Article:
A few months ago, when the virus hit, I had just moved from a large suburban home in Minnesota to a small one in a small town in California.
I was working at home, on the weekends, doing research, and I’d just gotten off the phone with a beekeeper.
He told me about his flock of yellow jackets that were trying to return to the hive when the plague struck.
The beekeepers were in the middle of their brood-shedding season and had already started putting the chicks in the hives so that they could get rid of them if needed.
But I didn’t care for it, as long as the hive was still functioning, so I stayed at home.
The following week, my husband and I went to visit the hive again.
I knew we were going to need to get back to work as soon as possible.
We left my husband’s car, my phone, and the rest of my things at home and walked around the hive.
I picked up a few yellow jackets and a hive bucket and started collecting them.
I put them in the bucket and got ready to feed them.
But then the hive started to smoke.
The smoke was thick, and it was hard to see through it.
I couldn’t get my head around that smoke coming from the hive, and so I just started to panic.
I had no idea what was going on.
What if I missed an egg?
What if the hive didn’t get all the chicks back?
Would the bees die?
What would happen to the bees?
It was the worst thing I’d ever seen, and as soon I realized what was happening, I began to panic again.
So I called my husband.
We waited for about five minutes and then we drove away.
But, of course, I’m a person who is sensitive to the world around me, so it was still very difficult to process what I was seeing.
So when I got home that night, I went through my files and started to see what was wrong.
The honeybees I was feeding were doing well, but I couldn.
I hadn’t realized that the virus had killed them off, and that meant that the colony was dead.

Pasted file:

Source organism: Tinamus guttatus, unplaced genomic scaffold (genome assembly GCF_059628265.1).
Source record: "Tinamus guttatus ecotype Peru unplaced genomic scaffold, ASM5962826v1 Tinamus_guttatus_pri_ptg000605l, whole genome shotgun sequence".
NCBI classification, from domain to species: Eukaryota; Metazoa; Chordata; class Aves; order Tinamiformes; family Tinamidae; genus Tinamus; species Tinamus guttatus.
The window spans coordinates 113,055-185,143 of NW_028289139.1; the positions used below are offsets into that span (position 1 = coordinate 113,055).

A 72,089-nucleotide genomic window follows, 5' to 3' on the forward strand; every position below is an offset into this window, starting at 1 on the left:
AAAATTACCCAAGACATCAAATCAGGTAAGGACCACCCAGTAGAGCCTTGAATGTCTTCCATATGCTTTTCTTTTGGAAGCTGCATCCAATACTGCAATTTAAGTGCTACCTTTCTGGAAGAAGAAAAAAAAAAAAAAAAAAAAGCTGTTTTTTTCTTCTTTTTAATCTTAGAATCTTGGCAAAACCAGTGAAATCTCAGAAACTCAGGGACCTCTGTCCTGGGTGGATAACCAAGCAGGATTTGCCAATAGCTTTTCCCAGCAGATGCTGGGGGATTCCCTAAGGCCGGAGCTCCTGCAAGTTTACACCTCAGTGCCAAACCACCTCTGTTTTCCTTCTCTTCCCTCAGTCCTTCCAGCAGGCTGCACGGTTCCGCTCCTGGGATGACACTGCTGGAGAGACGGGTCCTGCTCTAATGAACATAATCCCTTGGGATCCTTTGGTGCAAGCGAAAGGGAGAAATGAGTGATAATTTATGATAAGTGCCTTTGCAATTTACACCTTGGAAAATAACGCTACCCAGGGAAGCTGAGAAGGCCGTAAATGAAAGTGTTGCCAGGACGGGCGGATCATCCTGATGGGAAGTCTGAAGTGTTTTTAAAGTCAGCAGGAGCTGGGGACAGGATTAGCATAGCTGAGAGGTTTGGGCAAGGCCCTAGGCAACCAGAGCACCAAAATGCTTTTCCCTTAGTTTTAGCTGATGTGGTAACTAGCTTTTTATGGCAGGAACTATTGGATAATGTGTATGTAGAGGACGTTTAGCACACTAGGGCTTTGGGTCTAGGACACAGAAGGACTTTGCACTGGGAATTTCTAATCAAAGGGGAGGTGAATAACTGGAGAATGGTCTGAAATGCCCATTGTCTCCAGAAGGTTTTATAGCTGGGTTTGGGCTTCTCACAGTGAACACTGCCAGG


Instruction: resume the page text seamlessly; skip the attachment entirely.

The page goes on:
What was going wrong?
How did this happen?
What can I do now?
How can I get them back?
My husband and his wife and their four kids were still at work, so they hadn’t seen anything.
I started to look around my house and my garage, but they were still there.
I went out the front door and called the beekeepers to see if they could come to my house.
They didn’t have the time or the inclination.
I called the local health department.
It was Friday night, and we were in a busy neighborhood.
I wanted to get in contact with the beekeeper and ask if there was anything I could do to help him and the other beekeepers.
The next day, I called again.
This time I was in my home office, and they called me back to see how they could help.
They had already done their own hatching on the hive bucket, and now they were looking for me to do the same thing on their hive bucket.
I took them up on the offer, and after a couple hours of conversation, they told me that I could send some bees back to the beekeeping company that had just finished their hive-sheding season.
I got back the yellow jackets, and started putting them in their hives.
That was the last time I heard from them.
The bees, of the bees that were left, were fine.
But what about the other bees?
I sent some more yellow jackets to the honeybee cooperative in San Diego and they returned them to me.
That’s how I learned about the yellow jacket crisis in the first place.
After the yellow-hued jacket crisis, I continued my research, asking other bee-keepers if they had seen any yellow jackets returned.
And I found out that at least 20% of the yellow hives in California and at least 30% of those in New York had been returned.
I also found out some more information about the virus, and what happened to all the bees from that colony that had been infected.
What the virus did to the yellow hawks It infected all of the hatching larvae of the bee that produced the yellowish-orange eggs, the most common form of yellow-jacket.
The yellow jackets themselves were the ones that produced yellow eggs.
But it also infected the homing female yellow-jackets that produced blue eggs.
That means that the yellowjacket eggs had to be laid in the right place and in the correct order to reach the male yellow-jeans, which lay blue eggs, but not yellow eggs because they can’t lay them in an appropriate order.
This was the most complicated part of the